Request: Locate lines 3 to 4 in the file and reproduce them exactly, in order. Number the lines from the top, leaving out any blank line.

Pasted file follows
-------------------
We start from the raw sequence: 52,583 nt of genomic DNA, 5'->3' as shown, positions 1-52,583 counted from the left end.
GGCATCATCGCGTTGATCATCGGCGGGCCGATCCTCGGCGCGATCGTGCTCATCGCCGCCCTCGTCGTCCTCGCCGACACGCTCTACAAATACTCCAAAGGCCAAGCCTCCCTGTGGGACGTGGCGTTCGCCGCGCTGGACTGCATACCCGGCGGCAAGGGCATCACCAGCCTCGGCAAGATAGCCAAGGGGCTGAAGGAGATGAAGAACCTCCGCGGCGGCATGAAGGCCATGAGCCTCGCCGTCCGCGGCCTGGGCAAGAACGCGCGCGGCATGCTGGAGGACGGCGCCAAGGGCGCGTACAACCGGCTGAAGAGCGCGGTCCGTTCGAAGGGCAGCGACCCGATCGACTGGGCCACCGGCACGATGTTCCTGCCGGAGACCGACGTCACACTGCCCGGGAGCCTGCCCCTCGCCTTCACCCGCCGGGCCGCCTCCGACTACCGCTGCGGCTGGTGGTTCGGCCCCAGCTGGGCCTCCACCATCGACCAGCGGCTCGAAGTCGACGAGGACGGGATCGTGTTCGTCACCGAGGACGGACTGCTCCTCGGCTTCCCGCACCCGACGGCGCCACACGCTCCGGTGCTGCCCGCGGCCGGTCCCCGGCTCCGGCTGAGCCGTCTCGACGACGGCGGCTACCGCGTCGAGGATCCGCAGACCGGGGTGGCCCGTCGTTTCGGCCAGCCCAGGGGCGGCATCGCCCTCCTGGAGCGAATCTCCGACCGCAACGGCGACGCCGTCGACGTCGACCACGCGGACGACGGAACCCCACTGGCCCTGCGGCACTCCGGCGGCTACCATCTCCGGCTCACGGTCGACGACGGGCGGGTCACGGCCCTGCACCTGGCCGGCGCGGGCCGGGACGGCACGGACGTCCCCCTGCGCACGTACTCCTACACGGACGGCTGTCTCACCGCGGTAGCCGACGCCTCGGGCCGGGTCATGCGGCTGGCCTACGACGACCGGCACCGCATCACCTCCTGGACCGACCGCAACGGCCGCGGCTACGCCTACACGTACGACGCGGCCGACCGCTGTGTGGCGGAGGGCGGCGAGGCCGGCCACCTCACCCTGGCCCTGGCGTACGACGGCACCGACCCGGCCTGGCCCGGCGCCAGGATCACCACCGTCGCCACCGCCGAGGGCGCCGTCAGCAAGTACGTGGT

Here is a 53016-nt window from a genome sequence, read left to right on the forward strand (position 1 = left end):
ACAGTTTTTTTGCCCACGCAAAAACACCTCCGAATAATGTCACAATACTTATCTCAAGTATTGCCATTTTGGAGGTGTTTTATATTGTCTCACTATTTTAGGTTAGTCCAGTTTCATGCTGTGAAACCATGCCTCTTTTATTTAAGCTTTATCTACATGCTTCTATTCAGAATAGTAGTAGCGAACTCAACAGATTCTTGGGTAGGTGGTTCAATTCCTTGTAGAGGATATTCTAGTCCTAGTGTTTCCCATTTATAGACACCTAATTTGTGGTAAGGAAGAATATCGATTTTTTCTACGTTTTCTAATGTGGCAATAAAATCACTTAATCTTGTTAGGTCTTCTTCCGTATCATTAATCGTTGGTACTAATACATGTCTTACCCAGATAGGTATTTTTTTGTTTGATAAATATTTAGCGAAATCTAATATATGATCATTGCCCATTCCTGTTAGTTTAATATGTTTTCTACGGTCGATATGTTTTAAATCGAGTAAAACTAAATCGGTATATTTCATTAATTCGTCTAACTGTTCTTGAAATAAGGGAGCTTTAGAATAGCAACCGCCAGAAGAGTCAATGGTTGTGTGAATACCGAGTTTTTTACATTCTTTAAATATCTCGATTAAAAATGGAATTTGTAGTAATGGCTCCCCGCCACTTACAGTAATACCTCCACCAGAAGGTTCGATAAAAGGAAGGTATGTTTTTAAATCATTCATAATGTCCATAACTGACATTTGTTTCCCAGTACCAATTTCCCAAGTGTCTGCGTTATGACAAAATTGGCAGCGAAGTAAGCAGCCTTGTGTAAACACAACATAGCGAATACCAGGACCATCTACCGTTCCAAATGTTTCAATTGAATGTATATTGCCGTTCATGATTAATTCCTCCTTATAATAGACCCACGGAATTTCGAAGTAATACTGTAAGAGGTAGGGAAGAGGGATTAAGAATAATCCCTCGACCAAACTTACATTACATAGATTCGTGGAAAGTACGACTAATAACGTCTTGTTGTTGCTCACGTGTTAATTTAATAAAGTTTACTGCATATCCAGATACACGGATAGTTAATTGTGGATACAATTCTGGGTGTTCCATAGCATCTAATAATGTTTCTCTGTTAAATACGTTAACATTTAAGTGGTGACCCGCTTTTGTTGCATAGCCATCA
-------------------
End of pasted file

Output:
Here is a 53016-nt window from a genome sequence, read left to right on the forward strand (position 1 = left end):
ACAGTTTTTTTGCCCACGCAAAAACACCTCCGAATAATGTCACAATACTTATCTCAAGTATTGCCATTTTGGAGGTGTTTTATATTGTCTCACTATTTTAGGTTAGTCCAGTTTCATGCTGTGAAACCATGCCTCTTTTATTTAAGCTTTATCTACATGCTTCTATTCAGAATAGTAGTAGCGAACTCAACAGATTCTTGGGTAGGTGGTTCAATTCCTTGTAGAGGATATTCTAGTCCTAGTGTTTCCCATTTATAGACACCTAATTTGTGGTAAGGAAGAATATCGATTTTTTCTACGTTTTCTAATGTGGCAATAAAATCACTTAATCTTGTTAGGTCTTCTTCCGTATCATTAATCGTTGGTACTAATACATGTCTTACCCAGATAGGTATTTTTTTGTTTGATAAATATTTAGCGAAATCTAATATATGATCATTGCCCATTCCTGTTAGTTTAATATGTTTTCTACGGTCGATATGTTTTAAATCGAGTAAAACTAAATCGGTATATTTCATTAATTCGTCTAACTGTTCTTGAAATAAGGGAGCTTTAGAATAGCAACCGCCAGAAGAGTCAATGGTTGTGTGAATACCGAGTTTTTTACATTCTTTAAATATCTCGATTAAAAATGGAATTTGTAGTAATGGCTCCCCGCCACTTACAGTAATACCTCCACCAGAAGGTTCGATAAAAGGAAGGTATGTTTTTAAATCATTCATAATGTCCATAACTGACATTTGTTTCCCAGTACCAATTTCCCAAGTGTCTGCGTTATGACAAAATTGGCAGCGAAGTAAGCAGCCTTGTGTAAACACAACATAGCGAATACCAGGACCATCTACCGTTCCAAATGTTTCAATTGAATGTATATTGCCGTTCATGATTAATTCCTCCTTATAATAGACCCACGGAATTTCGAAGTAATACTGTAAGAGGTAGGGAAGAGGGATTAAGAATAATCCCTCGACCAAACTTACATTACATAGATTCGTGGAAAGTACGACTAATAACGTCTTGTTGTTGCTCACGTGTTAATTTAATAAAGTTTACTGCATATCCAGATACACGGATAGTTAATTGTGGATACAATTCTGGGTGTTCCATAGCATCTAATAATGTTTCTCTGTTAAATACGTTAACATTTAAGTGGTGACCCGCTTTTGTTGCATAGCCATCA